One of the most common key performance indicators (KPIs) for transportation departments was to measure on-time performance when visibility solutions first became available. A carrier scorecard was being reviewed for every quarter. The ocean and air carriers were being measured based on their on-time performance. The rail carriers would report and measure theirs based on schedule departures while motor carriers tracked their own by service types.

It was very rare for companies to look at the performance of multi-mode or multi-leg shipments in the past. It was even more uncommon to follow the best practice KPIs that are now available today; those that extend across financial, physical and regulatory aspects in the supply chain.

There is a lot more data available to the shippers today, thanks to the immediate evolution of real-time tracking and GPS datasets, the Internet of things and the technology that enabled global trading partners via mobile solutions. But there are still companies that narrowly define their carrier performance.

If the on-time performance of a carrier is identified to be at 99.5 percent, a lot will consider this to be the best-in-class. Yet what If the data you used to figure this out only covered 60% of the carrier’s shipments? And what if the carrier has not worked effectively with your downstream trading partners to make inland movements and customs clearance more efficient? How timely do the motor and parcel carriers report their deliveries? There are so many gaps in data that leave these questions unanswered without complete information.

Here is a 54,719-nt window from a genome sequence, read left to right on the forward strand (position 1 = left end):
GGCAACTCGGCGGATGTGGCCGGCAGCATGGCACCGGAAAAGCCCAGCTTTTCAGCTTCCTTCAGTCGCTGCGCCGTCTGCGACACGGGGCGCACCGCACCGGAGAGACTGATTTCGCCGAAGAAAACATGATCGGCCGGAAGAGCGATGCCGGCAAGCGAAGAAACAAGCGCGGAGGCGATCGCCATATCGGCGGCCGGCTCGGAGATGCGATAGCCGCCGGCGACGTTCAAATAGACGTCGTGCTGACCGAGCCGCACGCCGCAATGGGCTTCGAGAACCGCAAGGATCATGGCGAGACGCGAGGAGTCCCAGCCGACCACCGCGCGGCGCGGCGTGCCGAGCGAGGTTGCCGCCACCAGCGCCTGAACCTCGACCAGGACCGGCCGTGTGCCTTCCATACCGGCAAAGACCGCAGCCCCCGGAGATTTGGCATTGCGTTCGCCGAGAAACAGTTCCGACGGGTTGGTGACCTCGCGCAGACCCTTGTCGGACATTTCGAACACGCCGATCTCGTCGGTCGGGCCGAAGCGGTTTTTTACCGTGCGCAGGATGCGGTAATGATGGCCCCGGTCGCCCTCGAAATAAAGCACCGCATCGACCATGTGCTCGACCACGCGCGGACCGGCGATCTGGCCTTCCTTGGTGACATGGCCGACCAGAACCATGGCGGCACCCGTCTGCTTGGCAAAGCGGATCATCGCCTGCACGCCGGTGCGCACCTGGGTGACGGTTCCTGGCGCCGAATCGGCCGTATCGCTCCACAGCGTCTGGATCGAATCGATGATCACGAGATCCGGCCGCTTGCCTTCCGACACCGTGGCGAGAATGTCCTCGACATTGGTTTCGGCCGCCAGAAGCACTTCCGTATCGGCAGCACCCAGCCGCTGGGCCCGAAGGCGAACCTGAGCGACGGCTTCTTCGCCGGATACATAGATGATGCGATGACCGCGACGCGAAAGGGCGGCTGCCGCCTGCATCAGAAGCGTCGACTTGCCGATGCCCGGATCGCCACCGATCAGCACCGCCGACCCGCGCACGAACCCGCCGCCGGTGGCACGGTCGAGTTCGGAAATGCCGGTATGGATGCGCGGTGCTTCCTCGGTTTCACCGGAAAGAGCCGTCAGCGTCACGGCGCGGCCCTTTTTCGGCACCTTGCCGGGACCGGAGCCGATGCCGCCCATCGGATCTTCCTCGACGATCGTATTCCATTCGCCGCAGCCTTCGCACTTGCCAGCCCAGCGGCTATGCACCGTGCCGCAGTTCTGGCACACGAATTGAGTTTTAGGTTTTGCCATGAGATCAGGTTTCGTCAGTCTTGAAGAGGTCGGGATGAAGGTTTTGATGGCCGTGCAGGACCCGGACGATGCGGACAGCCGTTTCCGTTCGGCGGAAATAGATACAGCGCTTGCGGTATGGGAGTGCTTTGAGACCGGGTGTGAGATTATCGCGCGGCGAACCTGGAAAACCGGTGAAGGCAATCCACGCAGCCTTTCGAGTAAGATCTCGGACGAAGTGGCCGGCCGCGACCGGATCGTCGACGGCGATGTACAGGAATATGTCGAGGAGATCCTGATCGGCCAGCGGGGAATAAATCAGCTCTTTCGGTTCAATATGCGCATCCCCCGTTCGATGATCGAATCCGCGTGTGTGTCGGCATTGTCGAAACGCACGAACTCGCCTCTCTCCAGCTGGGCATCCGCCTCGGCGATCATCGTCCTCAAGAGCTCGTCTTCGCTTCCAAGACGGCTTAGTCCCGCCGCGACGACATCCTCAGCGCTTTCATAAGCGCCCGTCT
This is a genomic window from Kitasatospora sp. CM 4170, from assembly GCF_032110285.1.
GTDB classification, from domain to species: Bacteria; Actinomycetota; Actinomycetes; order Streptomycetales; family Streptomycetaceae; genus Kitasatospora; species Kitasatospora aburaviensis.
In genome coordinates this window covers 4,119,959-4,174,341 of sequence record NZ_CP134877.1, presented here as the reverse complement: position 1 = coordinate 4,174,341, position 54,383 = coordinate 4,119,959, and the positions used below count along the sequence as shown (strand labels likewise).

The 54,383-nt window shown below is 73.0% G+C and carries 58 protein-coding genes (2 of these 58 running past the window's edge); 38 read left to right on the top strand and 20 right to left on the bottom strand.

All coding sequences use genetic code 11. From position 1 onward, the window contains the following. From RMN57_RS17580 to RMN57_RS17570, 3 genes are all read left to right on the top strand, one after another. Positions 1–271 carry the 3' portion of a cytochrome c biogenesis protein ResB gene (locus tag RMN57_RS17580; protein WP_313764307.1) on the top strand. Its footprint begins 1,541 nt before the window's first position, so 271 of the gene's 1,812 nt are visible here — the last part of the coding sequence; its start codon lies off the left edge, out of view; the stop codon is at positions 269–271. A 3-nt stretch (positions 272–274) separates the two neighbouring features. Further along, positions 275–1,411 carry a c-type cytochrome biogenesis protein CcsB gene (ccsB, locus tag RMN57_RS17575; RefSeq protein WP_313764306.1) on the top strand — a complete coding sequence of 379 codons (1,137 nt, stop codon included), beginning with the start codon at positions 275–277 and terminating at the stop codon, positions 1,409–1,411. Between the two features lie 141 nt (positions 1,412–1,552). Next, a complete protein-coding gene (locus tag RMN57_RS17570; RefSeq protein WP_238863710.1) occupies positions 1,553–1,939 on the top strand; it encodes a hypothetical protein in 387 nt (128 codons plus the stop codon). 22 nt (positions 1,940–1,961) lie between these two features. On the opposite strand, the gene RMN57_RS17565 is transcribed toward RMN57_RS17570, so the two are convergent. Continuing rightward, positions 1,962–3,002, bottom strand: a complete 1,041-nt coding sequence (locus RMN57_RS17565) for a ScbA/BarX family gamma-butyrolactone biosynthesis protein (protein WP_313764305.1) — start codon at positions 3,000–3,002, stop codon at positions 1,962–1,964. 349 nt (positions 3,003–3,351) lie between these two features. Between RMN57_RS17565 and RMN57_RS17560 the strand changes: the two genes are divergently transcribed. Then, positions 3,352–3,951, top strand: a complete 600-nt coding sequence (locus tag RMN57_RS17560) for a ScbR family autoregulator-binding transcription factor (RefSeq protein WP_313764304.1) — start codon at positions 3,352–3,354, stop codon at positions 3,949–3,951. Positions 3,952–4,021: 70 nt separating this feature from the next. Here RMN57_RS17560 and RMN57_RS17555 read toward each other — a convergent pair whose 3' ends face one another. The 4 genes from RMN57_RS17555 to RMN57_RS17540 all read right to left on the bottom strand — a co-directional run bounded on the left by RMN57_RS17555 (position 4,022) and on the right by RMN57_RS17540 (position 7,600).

To evaluate opportunities to have a better supply chain performance, the best KPIs today now focus on metrics across functions and trading partners instead of narrowly focusing on the performance of isolated operations in a carrier.

An international shipment’s average cycle time is 21 days, with more or less six days variability. This is in contrast with the domestic shipments where the average cycle time is four days with one day of variability. Since international shipments require the involvement of more trading partners compared to domestic shipments, it is easy to recognize the increased cause for variability.

To be able to obtain the appropriate conclusions from big data, the information from all parties needs to be timely, complete and accurate. They should also synchronize the heterogeneous forms of data that pertain to locations and time zones. At a more sophisticated level, this data must also be able to record the end-to-end supply chain starting with the sourcing and ending with the revenue recognition for the delivery of finished goods. To evaluate the KPIs of big data, an evaluation criterion needs to be made and a data quality management program for the dataset present.

There are many opportunities to leverage big data to extend and improve carrier performance. The best-in-practice KPIs go past trading partners and business processes. By being able to analyze the KPIs of the end-to-end supply chain and the contributing factors to variability, companies will be able to achieve a more predictable, cost-efficient and agile supply chain.